Her lips felt dry.
“Yes, I will.”
“You will consider it?”
“No. I mean yes. Yes, I will marry you, Gideon.”
“Well!” he said, beaming broadly.
They just sat for a moment looking at each other, letting the situation sink in. Then Gideon took her other hand and slowly raised her to her feet and they kissed, shyly and gently.
* * * *
The post office was situated halfway up the hill that rose from the harbour. At the crest of the hill was St Margaret’s church and St Margaret’s school.
At the very moment Gideon Reed was declaring his love, Mary Jordan was standing in front of her class in the school.
She looked at the small heads bowed over their arithmetic books. There was the occasional chew on a pencil or a sudden frantic use of a rubber.
She kept glancing at the diamond ring on her finger. She and Paul had chosen it in a jeweller’s in Glasgow. In the coming spring she would be Mrs Mary Bryant, the minister’s wife up at the manse.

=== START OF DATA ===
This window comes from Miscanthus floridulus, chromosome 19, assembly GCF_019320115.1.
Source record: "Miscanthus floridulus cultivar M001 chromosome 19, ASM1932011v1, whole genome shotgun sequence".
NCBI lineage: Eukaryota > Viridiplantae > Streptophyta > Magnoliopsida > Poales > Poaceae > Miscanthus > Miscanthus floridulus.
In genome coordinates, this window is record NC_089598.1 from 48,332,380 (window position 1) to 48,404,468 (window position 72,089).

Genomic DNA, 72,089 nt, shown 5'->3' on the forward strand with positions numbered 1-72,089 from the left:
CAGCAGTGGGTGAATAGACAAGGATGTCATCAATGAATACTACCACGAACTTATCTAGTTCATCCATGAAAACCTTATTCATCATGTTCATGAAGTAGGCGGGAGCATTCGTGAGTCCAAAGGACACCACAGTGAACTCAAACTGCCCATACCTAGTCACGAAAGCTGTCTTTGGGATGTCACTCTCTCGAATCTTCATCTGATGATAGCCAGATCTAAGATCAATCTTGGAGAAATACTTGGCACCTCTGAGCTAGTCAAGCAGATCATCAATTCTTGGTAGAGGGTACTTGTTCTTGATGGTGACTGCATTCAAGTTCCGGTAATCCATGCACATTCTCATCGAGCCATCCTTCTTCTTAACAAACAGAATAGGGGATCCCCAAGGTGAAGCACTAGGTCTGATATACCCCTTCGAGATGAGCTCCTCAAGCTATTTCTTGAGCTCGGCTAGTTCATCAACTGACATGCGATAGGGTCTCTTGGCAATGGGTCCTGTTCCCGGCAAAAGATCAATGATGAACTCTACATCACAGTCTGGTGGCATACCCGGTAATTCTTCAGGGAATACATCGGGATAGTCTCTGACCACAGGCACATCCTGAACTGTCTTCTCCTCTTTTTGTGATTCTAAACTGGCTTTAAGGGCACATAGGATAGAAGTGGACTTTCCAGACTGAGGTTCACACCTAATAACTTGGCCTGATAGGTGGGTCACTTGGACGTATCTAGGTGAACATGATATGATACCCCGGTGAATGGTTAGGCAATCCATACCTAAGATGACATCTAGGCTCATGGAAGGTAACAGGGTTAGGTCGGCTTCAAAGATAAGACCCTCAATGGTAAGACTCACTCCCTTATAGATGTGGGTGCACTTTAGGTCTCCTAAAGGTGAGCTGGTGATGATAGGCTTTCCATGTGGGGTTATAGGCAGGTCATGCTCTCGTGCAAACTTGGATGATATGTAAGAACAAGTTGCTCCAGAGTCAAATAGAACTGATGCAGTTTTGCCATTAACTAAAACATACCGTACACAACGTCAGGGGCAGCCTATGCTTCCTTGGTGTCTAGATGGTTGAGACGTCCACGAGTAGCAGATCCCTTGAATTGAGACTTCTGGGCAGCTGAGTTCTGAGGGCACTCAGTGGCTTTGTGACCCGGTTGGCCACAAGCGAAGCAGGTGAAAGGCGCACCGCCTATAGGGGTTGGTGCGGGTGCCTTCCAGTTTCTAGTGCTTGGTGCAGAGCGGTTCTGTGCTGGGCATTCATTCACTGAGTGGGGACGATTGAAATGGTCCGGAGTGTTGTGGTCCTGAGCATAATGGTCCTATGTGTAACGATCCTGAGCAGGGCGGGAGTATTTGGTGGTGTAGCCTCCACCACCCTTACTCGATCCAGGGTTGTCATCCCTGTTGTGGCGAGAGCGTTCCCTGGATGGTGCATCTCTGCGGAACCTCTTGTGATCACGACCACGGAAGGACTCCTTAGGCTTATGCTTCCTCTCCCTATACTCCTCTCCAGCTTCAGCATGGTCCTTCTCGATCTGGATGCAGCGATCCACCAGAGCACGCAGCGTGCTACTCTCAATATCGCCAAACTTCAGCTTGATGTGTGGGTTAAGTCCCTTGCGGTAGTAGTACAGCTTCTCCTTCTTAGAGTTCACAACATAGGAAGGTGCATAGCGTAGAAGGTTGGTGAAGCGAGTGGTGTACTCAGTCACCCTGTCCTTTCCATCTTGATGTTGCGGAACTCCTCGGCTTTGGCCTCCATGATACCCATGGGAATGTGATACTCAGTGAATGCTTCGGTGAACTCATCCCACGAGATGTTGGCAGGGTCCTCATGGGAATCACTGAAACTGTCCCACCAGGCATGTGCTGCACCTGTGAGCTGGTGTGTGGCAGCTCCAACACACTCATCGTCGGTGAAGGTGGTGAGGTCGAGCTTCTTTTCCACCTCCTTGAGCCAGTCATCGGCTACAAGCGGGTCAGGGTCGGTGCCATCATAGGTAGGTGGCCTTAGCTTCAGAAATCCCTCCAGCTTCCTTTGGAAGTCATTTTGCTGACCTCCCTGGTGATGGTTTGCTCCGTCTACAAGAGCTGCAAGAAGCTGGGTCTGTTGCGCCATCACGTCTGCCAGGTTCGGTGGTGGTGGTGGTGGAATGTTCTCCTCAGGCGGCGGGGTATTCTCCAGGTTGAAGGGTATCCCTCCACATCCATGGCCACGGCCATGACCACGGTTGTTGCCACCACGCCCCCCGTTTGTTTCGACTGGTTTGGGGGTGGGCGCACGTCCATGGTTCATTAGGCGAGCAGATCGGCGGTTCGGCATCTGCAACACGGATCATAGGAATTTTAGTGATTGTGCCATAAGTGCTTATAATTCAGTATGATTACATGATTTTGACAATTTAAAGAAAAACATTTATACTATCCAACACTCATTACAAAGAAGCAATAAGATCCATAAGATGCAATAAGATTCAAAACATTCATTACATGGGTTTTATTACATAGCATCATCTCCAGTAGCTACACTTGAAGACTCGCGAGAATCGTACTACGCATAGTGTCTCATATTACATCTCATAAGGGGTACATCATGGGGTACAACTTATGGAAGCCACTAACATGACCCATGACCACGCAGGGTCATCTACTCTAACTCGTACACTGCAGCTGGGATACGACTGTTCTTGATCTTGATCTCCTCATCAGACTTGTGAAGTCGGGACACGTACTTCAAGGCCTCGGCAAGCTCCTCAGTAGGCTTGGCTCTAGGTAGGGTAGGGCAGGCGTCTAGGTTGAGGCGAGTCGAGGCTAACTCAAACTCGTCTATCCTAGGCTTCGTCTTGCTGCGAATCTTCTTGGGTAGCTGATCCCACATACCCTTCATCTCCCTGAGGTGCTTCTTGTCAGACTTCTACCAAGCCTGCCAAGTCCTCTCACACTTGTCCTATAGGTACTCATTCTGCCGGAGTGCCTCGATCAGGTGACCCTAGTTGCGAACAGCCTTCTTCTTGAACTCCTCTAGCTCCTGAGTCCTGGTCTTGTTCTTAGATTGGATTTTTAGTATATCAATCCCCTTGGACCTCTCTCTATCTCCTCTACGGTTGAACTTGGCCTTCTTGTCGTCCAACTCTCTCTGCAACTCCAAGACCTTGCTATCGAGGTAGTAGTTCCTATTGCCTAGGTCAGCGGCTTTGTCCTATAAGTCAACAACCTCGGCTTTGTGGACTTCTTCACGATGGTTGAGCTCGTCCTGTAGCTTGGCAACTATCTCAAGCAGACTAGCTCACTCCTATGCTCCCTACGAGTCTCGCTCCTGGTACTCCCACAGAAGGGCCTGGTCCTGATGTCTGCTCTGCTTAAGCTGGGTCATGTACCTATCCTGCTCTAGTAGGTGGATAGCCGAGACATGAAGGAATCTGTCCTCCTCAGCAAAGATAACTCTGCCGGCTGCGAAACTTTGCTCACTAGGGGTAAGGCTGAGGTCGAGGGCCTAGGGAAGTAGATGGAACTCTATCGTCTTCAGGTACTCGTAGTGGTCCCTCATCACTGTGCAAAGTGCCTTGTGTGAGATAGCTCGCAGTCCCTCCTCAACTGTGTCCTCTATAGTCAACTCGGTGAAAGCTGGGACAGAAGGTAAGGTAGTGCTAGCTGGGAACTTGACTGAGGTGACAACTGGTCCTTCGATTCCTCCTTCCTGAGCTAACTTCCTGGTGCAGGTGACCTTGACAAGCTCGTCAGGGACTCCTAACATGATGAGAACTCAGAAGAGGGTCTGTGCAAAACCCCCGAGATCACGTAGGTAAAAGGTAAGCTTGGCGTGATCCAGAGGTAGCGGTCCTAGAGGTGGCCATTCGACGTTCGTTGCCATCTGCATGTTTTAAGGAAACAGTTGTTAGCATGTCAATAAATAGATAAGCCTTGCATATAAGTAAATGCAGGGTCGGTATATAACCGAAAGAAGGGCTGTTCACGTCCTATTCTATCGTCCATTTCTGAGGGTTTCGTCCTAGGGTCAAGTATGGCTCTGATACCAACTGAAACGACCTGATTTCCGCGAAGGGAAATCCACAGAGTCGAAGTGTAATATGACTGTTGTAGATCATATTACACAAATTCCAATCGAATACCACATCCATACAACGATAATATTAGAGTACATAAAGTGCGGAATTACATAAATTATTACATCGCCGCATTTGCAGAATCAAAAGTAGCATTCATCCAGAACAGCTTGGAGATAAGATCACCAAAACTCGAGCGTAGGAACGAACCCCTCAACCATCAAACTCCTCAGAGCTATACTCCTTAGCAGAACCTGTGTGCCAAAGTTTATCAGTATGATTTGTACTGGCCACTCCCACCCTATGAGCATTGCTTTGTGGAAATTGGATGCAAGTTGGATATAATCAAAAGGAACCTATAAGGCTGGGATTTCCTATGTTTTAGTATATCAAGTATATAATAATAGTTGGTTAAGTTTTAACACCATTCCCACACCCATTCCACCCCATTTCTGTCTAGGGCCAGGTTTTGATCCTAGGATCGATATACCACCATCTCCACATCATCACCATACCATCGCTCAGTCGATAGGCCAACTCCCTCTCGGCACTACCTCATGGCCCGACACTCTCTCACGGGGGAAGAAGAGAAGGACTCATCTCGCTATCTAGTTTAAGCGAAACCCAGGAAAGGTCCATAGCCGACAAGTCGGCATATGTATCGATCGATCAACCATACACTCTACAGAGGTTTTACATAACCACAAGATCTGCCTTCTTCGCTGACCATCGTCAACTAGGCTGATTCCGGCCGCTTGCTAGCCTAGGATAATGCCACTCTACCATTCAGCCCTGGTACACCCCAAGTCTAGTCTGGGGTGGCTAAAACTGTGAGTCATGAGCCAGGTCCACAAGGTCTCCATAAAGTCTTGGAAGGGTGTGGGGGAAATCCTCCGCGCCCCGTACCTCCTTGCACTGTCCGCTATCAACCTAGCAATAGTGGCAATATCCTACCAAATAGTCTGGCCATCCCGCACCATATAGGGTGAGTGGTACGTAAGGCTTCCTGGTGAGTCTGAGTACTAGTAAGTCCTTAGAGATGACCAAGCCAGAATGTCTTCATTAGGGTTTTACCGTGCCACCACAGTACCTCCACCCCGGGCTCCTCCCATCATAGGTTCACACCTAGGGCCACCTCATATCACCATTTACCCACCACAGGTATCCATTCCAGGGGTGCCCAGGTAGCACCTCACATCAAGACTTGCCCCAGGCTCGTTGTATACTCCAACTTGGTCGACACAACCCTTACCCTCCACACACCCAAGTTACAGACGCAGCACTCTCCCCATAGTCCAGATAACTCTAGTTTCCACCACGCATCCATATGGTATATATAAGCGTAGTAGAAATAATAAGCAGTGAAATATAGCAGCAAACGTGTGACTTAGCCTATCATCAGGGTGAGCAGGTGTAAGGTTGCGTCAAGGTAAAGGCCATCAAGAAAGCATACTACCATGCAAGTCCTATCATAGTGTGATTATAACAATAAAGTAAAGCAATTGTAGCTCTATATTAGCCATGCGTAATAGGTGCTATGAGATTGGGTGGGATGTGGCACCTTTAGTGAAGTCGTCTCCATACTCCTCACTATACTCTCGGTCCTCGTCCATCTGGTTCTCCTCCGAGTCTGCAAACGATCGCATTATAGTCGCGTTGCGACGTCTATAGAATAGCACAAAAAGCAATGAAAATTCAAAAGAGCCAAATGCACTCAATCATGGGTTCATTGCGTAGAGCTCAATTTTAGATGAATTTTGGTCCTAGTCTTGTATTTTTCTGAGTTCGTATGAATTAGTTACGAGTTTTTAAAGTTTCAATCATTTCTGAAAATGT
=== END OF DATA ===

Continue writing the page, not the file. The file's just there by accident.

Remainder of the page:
In a store room in the old school a Calor gas fire was always kept lit in a constant battle against the damp.
Someone, while opening a cupboard, had pushed the gas fire to one side to gain access and then had failed to push it back into its original position.
It now stood directly underneath a window-ledge. On the ledge was balanced a pile of overlapping foolscap paper.
A corner of a page began to tinge brown. The scorch spread. Then the tip of a tongue of flame licked the paper and the tongue of flame lengthened.
The paper was quickly devoured but then the flame leaped hungrily on to the hem of a nylon curtain, then began to feast on the old, cracked paintwork of the window-frame.
The flames reached the ceiling of the room and began to expand and crackle.
Mary’s classroom was next to the store room. In the class next to hers the infants were singing.
“Bobby Shafto’s gone to sea
Silver buckles at his knee
He’ll come back and marry me
Bonnie Bobby Shafto.”
The flames were curling round the open door of the store room and black smoke swirled down the corridor.
* * * *
Andrew was doing some paperwork at the kitchen table. He glanced over at the kitchen clock, then stood up and went to the open back door.
Cassie was on her knees working in a flower-bed.
“I’ll go and meet Jess at school,” he called.
“Lovely. I’ll put the kettle on,” she replied.
He left the house, knowing he was early.
Then Andrew heard a smoke alarm from somewhere close. . .